Peer-to-peer loan service provider Loanbase has reported a security breach and nearly 15 bitcoins have been discovered stolen from user accounts and that number may be up to 20 (roughly $7448.80 market rate).

Loanbase has reimbursed user accounts for the known lost amounts thus far.

A notice sent out Sunday read:

Loanbase Security Breach
We've discovered that there was a security breach, which resulted in the loss of roughly around 8 BTC. At this stage this is an estimate based on the confirmed breach of 4 user accounts. The maximum amount which may have been lost does not exceed 20 BTC. We detected that the unauthorized access of the user accounts occurred early in the morning on February 6th and continued throughout the day. For more information, please see below.
Here is what we know about the hack at this stage:
4 accounts were confirmed to be compromised.
The accounts compromised did not have two-factor authentication enabled.
The hackers did not gain access to the Bitcoin wallets.
The breach occurred via a security hole in the WordPress blog (we will provide more details later).
The hackers did gain access to our SQL database, this means that sensitive user information may have been leaked, such as: e-mail addresses, phone numbers, names, etc.
Will the funds be reimbursed to those that had an unauthorized withdrawal?
Yes, we will return all the funds of the users who have had an unauthorized withdrawal.
What's next?
We're going to take the following steps:
We've taken down the website for a security update.
All of the passwords have been reset.
Any withdrawals which were approved, but not processed yet, will all be rejected.
We're going to implement additional security procedures, which will help with an earlier detection of such breaches.
Once we bring the website up, we will request that our users change their passwords and update their TFA.

Earlier today the current number of missing bitcoins discovered was under 15 and Loanbase then locked the accounts of all of its users and required everyone to create new passwords.

In total we have identified 15 user accounts which may have had unauthorized withdrawals. The total loss is estimated at 14.05496696 BTC. We have reimbursed all affected users, but if any of you notice unauthorized transactions, then please contact support immediately: support@loanbase.com
Due to the recent security breach, we have locked your account. You will not be able to access your account until you reset your password. Please click on the link below in order to reset your password: LINK For security reasons, we have also reverted your two-factor authentication to your backup device, so you will have to use your phone to receive an SMS in order to pass the TFA verification upon login. Please generate a new two-factor authentication code, you will need your phone in order to receive an SMS and redo TFA. We apologize for any issues which may be caused by this. 

Similar competing sites took this opportunity to get their names in the press as well by sending out a subsequent alert making sure everyone on earth was fully aware of the "big heist" at Loanbase. BTCPop sent out this notice:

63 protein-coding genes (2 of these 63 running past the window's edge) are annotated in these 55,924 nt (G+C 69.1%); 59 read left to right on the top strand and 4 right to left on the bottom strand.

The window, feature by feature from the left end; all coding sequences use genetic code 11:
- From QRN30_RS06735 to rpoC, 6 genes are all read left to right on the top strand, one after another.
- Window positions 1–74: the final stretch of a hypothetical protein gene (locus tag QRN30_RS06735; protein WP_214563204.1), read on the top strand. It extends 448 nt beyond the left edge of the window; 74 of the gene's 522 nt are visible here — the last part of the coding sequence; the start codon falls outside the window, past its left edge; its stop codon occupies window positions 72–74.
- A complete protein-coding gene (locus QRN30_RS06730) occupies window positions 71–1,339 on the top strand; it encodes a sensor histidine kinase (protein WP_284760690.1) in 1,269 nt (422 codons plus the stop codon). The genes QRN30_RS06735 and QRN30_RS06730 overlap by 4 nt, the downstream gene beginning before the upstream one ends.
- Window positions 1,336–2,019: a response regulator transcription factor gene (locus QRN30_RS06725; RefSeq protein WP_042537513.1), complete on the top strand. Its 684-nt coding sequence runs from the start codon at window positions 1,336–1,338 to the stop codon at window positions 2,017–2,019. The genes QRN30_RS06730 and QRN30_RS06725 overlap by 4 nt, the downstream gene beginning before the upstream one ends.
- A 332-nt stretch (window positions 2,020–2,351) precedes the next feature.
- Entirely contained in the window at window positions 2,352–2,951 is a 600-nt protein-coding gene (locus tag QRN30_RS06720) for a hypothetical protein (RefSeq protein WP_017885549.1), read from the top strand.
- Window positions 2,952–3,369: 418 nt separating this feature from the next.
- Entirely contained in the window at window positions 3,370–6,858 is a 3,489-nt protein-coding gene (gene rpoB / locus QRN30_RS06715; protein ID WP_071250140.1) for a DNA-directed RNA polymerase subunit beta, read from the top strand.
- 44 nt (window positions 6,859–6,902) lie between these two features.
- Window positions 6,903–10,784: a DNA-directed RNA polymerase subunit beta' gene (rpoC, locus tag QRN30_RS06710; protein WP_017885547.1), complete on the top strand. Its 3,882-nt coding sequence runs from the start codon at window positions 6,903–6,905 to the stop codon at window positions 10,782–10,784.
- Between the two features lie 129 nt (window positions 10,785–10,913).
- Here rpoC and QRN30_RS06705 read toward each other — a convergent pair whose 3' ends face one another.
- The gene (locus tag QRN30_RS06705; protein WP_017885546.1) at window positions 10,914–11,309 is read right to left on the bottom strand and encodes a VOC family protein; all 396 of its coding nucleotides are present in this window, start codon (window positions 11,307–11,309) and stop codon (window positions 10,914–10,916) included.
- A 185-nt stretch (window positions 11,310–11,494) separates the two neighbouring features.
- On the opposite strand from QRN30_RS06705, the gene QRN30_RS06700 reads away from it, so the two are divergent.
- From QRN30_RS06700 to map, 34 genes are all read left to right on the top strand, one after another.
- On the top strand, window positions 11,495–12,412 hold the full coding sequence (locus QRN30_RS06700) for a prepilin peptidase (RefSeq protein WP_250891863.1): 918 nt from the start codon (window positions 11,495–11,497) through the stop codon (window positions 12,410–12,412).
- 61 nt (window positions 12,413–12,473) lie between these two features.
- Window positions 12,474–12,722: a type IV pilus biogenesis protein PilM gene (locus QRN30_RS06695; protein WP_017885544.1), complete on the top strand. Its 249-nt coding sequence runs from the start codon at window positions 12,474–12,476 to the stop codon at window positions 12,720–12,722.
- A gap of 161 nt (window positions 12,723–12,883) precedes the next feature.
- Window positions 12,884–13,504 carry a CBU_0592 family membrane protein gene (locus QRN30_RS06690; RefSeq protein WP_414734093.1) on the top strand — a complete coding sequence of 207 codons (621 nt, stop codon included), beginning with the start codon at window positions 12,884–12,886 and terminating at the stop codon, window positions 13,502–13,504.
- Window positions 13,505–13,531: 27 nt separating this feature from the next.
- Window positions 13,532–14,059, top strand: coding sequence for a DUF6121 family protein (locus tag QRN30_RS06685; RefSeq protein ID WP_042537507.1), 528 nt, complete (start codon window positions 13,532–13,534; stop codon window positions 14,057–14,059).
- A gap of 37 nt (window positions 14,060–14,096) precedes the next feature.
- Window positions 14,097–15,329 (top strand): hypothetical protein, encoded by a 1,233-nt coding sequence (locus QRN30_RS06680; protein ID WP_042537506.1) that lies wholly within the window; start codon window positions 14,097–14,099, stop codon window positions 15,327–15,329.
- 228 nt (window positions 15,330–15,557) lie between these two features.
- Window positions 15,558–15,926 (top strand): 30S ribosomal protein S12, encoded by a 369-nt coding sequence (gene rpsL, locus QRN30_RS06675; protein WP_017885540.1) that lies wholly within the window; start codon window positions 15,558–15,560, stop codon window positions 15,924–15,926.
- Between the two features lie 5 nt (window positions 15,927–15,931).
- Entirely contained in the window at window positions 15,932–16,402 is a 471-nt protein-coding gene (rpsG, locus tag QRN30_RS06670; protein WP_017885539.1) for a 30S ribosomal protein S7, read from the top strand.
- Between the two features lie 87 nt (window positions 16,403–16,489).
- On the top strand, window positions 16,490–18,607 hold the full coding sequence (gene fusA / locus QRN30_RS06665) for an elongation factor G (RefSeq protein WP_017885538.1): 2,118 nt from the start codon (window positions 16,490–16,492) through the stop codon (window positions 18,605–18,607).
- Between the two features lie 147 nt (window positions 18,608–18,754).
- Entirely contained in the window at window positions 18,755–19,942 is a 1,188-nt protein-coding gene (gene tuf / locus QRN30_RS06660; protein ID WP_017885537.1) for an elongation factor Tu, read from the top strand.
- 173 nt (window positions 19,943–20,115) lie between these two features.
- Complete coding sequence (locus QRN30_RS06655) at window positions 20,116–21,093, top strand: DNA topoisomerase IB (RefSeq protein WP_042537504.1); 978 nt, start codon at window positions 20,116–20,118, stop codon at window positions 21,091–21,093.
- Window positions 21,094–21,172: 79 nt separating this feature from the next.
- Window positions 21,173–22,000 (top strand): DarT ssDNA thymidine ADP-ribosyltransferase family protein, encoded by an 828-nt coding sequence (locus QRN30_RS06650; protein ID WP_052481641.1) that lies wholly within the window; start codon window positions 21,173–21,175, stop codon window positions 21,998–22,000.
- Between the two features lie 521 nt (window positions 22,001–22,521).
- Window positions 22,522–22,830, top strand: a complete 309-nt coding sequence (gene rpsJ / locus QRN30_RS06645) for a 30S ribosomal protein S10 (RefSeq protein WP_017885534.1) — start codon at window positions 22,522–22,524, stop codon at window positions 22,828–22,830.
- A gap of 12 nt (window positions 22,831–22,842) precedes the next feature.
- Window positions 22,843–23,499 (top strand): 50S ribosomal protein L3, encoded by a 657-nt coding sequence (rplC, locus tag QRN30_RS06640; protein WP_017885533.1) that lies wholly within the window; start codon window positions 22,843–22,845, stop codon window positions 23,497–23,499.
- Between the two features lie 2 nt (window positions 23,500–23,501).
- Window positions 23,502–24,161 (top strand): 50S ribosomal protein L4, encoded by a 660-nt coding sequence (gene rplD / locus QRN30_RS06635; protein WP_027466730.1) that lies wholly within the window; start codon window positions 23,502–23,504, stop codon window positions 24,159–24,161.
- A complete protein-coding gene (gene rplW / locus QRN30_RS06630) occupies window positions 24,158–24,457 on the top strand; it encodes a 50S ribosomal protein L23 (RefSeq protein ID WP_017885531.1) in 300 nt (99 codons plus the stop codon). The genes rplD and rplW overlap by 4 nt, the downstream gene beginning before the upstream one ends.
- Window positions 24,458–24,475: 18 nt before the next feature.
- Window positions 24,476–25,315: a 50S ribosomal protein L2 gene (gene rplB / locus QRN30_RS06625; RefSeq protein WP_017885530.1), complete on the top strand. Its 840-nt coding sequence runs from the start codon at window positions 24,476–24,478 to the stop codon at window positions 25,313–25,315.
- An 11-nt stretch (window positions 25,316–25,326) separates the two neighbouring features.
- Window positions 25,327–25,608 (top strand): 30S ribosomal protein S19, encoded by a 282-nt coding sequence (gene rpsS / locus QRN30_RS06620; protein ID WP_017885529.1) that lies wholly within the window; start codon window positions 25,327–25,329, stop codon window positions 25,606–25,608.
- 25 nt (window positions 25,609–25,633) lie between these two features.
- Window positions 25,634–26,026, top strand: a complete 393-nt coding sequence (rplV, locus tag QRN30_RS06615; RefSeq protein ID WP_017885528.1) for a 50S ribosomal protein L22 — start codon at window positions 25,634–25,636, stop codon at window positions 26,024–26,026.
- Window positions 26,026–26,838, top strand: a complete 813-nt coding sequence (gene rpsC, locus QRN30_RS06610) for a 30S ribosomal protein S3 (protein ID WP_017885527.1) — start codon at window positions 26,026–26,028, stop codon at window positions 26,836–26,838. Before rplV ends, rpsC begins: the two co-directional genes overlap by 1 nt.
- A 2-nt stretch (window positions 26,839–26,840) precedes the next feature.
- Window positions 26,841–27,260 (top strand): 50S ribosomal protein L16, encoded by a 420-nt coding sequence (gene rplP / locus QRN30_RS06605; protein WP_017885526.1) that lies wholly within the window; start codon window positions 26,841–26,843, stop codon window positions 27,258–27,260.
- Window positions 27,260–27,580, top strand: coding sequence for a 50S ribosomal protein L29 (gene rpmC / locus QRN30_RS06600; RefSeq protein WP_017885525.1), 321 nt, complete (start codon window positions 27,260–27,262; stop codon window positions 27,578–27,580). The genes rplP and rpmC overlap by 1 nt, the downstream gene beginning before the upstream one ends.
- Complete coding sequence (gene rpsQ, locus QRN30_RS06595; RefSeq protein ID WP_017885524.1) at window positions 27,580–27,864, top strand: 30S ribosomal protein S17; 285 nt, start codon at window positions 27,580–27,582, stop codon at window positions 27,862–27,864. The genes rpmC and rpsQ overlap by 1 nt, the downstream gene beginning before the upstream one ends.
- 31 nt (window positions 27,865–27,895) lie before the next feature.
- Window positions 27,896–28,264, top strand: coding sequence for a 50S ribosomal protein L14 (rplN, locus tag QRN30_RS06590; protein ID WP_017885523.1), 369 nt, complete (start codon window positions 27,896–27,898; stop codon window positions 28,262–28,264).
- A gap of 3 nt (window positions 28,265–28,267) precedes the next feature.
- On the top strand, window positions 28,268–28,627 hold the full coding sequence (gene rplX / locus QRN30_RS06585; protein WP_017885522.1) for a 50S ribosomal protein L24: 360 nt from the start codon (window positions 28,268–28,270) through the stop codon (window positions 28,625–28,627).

CHANGE YOUR PASSWORD

Loanbase released a recent notice saying that it has been involved in a hack. They have provided information that suggests user data has been compromised and may have been leaked. 
We take security very seriously and urge all of our users who also have a Loanbase account to change their passwords. Given the information provided by Loanbase, we would be devastated if your BTCPOP account was accessible by other people.
Changing your password is good security practice and helps to keep your private information, private. 
If you believe your BTCPOP account has been tampered with, we ask that you contact us via Live Support and we will help to resolve your problem.


Perhaps this was sent in good faith, but one can't help but suspect it was more of a finger pointing at security problems in an attempt to make another site look like an inferior one.

For good measure, its not an unrealistic request to perhaps change a password if you have accounts with either of these sites.

The Real Question

The real question here is why on earth would anyone hack a loan website in the first place? 

You wouldn't really expect there to be any value there considering the people asking for money are obviously broke, those who received loans likely shot it off of the site the second they got it, the ones lending it have given it to them so they don't have any, and funding loans would be expected to be in some sort of escrow or otherwise unavailable in a hot wallet which pretty much just leaves a few stragglers of repaid loans in accounts of those who haven't moved the coins.

It's like the small time thief who never pays attention to the big fat sign that reads "NO MORE THAN $50 IS KEPT IN REGISTER" since cashiers periodically drop exceeding amount and large bills in a thick safe impractical to steal even if it were sitting on the front parking lot unattended, much less in broad daylight. 

Those idiots never get away with much and from the looks of it neither did these.





Story by dinbits
image by dinbits staff


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